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At the margins of homogeneity

  • Published at 06:20 pm December 16th, 2013
At the margins of homogeneity

The Union of India is not a homogenous union. It never was. What I mean by this is that its constituent parts are not created equal nor does the law of the land treat them equally. There are a host of special provisions that apply to specific constituents only.

There is indeed a great deal of homogeneity of law – but that is in “mainstream India.” “Mainstream India” has typically been those parts of the Union where the Indian army is not actively deployed at present. Naturally, the contour of this “mainstream” has been changing.”

Places where the Armed Forces Special Powers Act (AFSPA) is in action, there are sweeping powers that the armed forces have over the life and liberty of people. The AFSPA has been applied at different times to most of what constitutes the Union of India’s north-east. No points for guessing in which other zone, apart from the north-east, does the AFSPA remain in force. But let’s not go there.

The non-homogeneity of the law typically remains buried from the mainstream (for definition of mainstream, see above) because most people from the mainstream simply do not have much reason to venture “out there.” The converse is not true.

In an over-centralised system, largesse in the form of opportunities, public facilities, institutions, universities, infrastructure, etc are inordinately showered around a zone around New Delhi called the National Capital Region (NCR).

Hence, those from “out there” have to trudge to the centre of the “mainstream,” whether they like it or not. It is very rare that this non-homogeneity comes into public scrutiny in the mainstream.

Auspicious days have a special value in our lives. So much so that the “bad guys” specially choose such occasions to mar the jubilation. They must be having a particularly twisted mind. December 1 this year marked the 50th anniversary of the Indian Union declaring the state (in the constituent province sense) of Nagaland.

As late as 1936, the British authorities were not entirely sure where to put most of the “north-east” - in the Empire of India or in the soon-to-be-created crown colony of Burma. Indeed, after 1937, some Naga areas “fell” in Burma.

Funny, isn’t it, that the land, that inalienable heritage of ancestors on which a people live and their identity thrives are not the most important truths – but lines drawn without consent and “falling” on people are.

Nagas have witnessed the longest struggle (someone’s terrorism, someone’s insurgency, someone’s freedom struggle – we all know the routine disclaimer) against both the post-British Burmese and Indian states. Whether they are post-colonial states (and this doubtful list includes Pakistan too) depends on whom you ask.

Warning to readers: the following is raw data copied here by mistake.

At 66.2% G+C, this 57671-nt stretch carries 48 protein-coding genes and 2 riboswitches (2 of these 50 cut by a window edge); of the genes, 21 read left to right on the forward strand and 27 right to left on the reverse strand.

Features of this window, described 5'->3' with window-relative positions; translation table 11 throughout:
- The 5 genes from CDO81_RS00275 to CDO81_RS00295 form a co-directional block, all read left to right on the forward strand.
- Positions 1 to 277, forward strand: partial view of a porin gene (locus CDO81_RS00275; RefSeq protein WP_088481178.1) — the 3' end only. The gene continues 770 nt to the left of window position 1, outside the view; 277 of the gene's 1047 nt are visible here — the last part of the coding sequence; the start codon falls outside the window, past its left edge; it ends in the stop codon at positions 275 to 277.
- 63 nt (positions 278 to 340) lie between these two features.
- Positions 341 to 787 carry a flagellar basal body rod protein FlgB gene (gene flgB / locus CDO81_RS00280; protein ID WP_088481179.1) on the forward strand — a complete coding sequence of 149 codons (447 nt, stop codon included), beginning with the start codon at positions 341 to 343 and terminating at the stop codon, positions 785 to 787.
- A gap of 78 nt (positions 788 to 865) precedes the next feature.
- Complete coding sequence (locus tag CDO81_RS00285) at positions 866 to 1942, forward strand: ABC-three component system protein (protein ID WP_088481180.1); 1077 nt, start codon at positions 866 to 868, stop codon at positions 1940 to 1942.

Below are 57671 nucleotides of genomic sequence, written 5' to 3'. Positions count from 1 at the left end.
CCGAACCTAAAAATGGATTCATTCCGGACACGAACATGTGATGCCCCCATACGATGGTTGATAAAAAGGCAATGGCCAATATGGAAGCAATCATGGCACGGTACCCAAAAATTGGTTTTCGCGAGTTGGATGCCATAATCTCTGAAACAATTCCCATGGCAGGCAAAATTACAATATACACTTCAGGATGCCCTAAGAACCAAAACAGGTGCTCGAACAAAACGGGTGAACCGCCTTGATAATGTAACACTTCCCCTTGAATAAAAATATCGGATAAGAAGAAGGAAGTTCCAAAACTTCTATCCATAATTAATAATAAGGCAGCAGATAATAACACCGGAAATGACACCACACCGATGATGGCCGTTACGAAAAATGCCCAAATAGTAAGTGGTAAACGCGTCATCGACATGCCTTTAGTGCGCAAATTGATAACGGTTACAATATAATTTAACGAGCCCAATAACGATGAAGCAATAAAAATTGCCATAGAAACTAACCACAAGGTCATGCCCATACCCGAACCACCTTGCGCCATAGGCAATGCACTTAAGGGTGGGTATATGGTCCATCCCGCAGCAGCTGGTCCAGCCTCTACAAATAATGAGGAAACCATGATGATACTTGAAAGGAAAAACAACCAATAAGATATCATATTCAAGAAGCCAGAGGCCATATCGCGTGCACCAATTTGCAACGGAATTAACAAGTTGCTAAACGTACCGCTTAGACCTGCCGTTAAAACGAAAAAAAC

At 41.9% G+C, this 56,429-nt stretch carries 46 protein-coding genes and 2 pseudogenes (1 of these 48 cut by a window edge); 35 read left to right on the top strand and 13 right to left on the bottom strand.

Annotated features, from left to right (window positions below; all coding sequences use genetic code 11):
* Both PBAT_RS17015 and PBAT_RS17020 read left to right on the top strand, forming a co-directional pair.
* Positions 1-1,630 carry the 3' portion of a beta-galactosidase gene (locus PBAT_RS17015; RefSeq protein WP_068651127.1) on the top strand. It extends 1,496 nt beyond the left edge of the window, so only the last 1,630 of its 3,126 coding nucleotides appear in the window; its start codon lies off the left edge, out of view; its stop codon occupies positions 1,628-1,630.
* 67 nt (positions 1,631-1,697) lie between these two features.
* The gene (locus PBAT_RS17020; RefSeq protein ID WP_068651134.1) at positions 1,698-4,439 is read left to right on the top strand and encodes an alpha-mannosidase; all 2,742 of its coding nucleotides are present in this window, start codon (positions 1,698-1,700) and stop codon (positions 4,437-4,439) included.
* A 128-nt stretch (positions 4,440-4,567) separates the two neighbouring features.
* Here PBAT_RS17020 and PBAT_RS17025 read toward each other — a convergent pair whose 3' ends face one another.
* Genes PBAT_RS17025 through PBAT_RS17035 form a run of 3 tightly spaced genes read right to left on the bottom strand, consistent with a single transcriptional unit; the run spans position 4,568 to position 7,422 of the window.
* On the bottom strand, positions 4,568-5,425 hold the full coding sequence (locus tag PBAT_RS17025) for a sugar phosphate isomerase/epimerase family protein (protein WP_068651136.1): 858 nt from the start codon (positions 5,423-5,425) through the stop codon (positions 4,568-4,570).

More than 50 years ago, the then prime minister of the Union of India, Jawaharlal Nehru said in the Lok Sabha: “We have had for many years Nagas in the Indian army and they have proved to be excellent soldiers. Our policy has always been to give the fullest autonomy and opportunity to self-development to the Naga people, without interfering in any way in their internal affairs or way of life.”

The last sentence is critical, as it goes against the usual thrust of policies from New Delhi – typically aimed at creating a homogenised, Hindustan (Hindi-heartland) centric identity. However, the context is important. When the Brahmin from Allahabad was speaking those words, he knew the stakes.

A few years before that, certain Naga groups had conducted a plebiscite. The Union of India did not consider any such plebiscite legal and of course there was no question of respecting the verdict of something it considered illegal in the first place. Legality is something. Reality is typically something else. The army was brought in.

These pronouncements by Nehru came shortly after his discussions with a group called the Naga People’s Convention (NPC). They negotiated the subsequent statehood status for Nagaland. Given the prevailing conditions, special provisions for the state of Nagaland were incorporated as Article 371A of the constitution of the Union of India.

Now after 50 glorious years of Nagaland’s life as a state of the Union of India, the ruling party of Nagaland called the Naga People’s Front has decided to take Article 371A of the constitution and certain pronouncements by the Petroleum Ministry in the parliament of the Indian Union at face value.

The Nagaland state government wants to use all its natural resources on their own and has cited the constitution to say it is constitutional. This is the kind of problem you get into when you have non-pliant provincial governments. New Delhi is not amused at the constitution being thrown at them.

This is a crisis, not so much of law breaking, but of law-following. We probably know how this ends. There will be “high-level” “meetings” and “consultations.” The otherwise passive position of the governor of a state (a New Delhi agent) will become active. The state government will probably back down. The courts will go the “right” way if it comes to that. It will again be “all quiet” on the north-eastern front.